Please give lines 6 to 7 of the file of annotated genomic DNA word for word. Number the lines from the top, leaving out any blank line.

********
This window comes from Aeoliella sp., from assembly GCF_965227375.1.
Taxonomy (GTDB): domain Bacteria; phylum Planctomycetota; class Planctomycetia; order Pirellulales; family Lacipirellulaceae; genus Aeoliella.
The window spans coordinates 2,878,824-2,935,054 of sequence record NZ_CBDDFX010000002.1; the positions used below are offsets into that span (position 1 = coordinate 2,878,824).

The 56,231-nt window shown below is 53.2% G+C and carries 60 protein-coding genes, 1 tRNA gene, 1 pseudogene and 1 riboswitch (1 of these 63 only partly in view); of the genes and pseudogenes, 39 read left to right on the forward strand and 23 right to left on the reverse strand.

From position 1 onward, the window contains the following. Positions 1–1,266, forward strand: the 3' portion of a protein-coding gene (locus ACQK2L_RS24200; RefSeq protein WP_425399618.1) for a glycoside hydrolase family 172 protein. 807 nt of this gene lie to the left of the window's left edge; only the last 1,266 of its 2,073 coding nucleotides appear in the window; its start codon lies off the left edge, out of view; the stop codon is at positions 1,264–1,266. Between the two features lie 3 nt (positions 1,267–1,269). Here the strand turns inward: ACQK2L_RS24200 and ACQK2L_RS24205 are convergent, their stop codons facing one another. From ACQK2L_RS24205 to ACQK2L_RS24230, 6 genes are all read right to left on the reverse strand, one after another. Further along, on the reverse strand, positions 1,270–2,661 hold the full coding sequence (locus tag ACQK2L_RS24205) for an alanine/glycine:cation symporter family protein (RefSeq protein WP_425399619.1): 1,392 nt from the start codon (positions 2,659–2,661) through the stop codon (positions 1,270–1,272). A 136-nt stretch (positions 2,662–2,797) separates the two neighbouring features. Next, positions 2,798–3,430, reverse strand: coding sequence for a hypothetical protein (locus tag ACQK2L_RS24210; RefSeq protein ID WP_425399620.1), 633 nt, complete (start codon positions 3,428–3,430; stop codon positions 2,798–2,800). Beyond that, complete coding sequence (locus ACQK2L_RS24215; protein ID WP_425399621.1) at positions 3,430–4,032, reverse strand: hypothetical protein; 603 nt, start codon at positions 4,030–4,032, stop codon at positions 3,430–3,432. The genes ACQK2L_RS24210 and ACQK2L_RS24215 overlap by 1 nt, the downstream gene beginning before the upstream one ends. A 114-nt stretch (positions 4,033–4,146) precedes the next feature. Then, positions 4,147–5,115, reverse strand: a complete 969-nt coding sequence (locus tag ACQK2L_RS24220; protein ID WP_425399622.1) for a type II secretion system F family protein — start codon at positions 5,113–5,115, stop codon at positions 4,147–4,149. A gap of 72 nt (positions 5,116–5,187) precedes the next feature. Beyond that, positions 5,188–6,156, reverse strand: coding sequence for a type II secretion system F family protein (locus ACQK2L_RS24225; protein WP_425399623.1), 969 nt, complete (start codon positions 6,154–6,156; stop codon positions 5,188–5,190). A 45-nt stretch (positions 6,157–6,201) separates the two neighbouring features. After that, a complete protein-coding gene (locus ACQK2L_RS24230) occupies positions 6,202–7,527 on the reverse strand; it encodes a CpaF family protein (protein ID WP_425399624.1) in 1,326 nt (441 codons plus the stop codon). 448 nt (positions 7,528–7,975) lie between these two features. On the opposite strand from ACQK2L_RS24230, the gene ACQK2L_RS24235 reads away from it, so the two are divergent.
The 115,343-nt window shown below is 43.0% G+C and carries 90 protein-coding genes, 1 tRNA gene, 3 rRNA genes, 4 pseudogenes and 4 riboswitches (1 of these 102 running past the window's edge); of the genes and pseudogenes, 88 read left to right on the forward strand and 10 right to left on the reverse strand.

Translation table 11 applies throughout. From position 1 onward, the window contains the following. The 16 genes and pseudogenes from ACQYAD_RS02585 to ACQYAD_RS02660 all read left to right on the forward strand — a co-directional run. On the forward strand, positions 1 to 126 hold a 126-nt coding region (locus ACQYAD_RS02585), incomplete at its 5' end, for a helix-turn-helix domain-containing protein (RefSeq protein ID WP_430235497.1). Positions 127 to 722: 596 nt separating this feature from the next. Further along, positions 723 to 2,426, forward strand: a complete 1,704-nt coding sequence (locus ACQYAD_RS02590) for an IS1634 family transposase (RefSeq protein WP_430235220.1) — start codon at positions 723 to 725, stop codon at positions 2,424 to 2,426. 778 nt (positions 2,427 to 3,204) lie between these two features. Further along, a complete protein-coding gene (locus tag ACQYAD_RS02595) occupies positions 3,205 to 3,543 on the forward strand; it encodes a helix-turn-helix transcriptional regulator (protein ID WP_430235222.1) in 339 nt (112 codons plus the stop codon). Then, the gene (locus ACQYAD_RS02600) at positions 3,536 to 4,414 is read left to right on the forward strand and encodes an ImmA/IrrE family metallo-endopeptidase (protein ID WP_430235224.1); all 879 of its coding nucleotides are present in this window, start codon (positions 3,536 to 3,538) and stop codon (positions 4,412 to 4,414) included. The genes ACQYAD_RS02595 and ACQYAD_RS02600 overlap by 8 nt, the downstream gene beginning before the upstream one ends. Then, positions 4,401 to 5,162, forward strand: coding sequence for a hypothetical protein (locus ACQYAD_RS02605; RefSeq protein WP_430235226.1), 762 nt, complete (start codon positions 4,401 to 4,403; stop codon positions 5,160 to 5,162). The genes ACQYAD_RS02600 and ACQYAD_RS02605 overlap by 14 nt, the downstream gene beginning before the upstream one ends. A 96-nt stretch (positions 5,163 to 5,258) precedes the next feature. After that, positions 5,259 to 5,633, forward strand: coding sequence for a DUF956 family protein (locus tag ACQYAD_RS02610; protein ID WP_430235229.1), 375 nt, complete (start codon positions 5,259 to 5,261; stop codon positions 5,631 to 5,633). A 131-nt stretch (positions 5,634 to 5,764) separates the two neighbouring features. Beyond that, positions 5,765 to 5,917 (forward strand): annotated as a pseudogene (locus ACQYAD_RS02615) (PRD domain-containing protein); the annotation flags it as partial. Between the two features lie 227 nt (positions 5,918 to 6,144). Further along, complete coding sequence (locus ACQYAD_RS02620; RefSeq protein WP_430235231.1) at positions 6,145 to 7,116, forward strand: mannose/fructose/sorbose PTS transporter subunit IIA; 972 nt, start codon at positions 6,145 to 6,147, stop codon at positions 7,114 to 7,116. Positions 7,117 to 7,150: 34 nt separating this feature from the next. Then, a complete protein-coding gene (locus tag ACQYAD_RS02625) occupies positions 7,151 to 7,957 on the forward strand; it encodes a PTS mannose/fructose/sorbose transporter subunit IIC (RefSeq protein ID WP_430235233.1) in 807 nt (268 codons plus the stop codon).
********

The 115,343-nt window shown below is 43.0% G+C and carries 90 protein-coding genes, 1 tRNA gene, 3 rRNA genes, 4 pseudogenes and 4 riboswitches (1 of these 102 running past the window's edge); of the genes and pseudogenes, 88 read left to right on the forward strand and 10 right to left on the reverse strand.

Translation table 11 applies throughout. From position 1 onward, the window contains the following. The 16 genes and pseudogenes from ACQYAD_RS02585 to ACQYAD_RS02660 all read left to right on the forward strand — a co-directional run. On the forward strand, positions 1 to 126 hold a 126-nt coding region (locus ACQYAD_RS02585), incomplete at its 5' end, for a helix-turn-helix domain-containing protein (RefSeq protein ID WP_430235497.1). Positions 127 to 722: 596 nt separating this feature from the next. Further along, positions 723 to 2,426, forward strand: a complete 1,704-nt coding sequence (locus ACQYAD_RS02590) for an IS1634 family transposase (RefSeq protein WP_430235220.1) — start codon at positions 723 to 725, stop codon at positions 2,424 to 2,426. 778 nt (positions 2,427 to 3,204) lie between these two features. Further along, a complete protein-coding gene (locus tag ACQYAD_RS02595) occupies positions 3,205 to 3,543 on the forward strand; it encodes a helix-turn-helix transcriptional regulator (protein ID WP_430235222.1) in 339 nt (112 codons plus the stop codon). Then, the gene (locus ACQYAD_RS02600) at positions 3,536 to 4,414 is read left to right on the forward strand and encodes an ImmA/IrrE family metallo-endopeptidase (protein ID WP_430235224.1); all 879 of its coding nucleotides are present in this window, start codon (positions 3,536 to 3,538) and stop codon (positions 4,412 to 4,414) included. The genes ACQYAD_RS02595 and ACQYAD_RS02600 overlap by 8 nt, the downstream gene beginning before the upstream one ends. Then, positions 4,401 to 5,162, forward strand: coding sequence for a hypothetical protein (locus ACQYAD_RS02605; RefSeq protein WP_430235226.1), 762 nt, complete (start codon positions 4,401 to 4,403; stop codon positions 5,160 to 5,162). The genes ACQYAD_RS02600 and ACQYAD_RS02605 overlap by 14 nt, the downstream gene beginning before the upstream one ends. A 96-nt stretch (positions 5,163 to 5,258) precedes the next feature. After that, positions 5,259 to 5,633, forward strand: coding sequence for a DUF956 family protein (locus tag ACQYAD_RS02610; protein ID WP_430235229.1), 375 nt, complete (start codon positions 5,259 to 5,261; stop codon positions 5,631 to 5,633). A 131-nt stretch (positions 5,634 to 5,764) separates the two neighbouring features. Beyond that, positions 5,765 to 5,917 (forward strand): annotated as a pseudogene (locus ACQYAD_RS02615) (PRD domain-containing protein); the annotation flags it as partial. Between the two features lie 227 nt (positions 5,918 to 6,144). Further along, complete coding sequence (locus ACQYAD_RS02620; RefSeq protein WP_430235231.1) at positions 6,145 to 7,116, forward strand: mannose/fructose/sorbose PTS transporter subunit IIA; 972 nt, start codon at positions 6,145 to 6,147, stop codon at positions 7,114 to 7,116. Positions 7,117 to 7,150: 34 nt separating this feature from the next. Then, a complete protein-coding gene (locus tag ACQYAD_RS02625) occupies positions 7,151 to 7,957 on the forward strand; it encodes a PTS mannose/fructose/sorbose transporter subunit IIC (RefSeq protein ID WP_430235233.1) in 807 nt (268 codons plus the stop codon).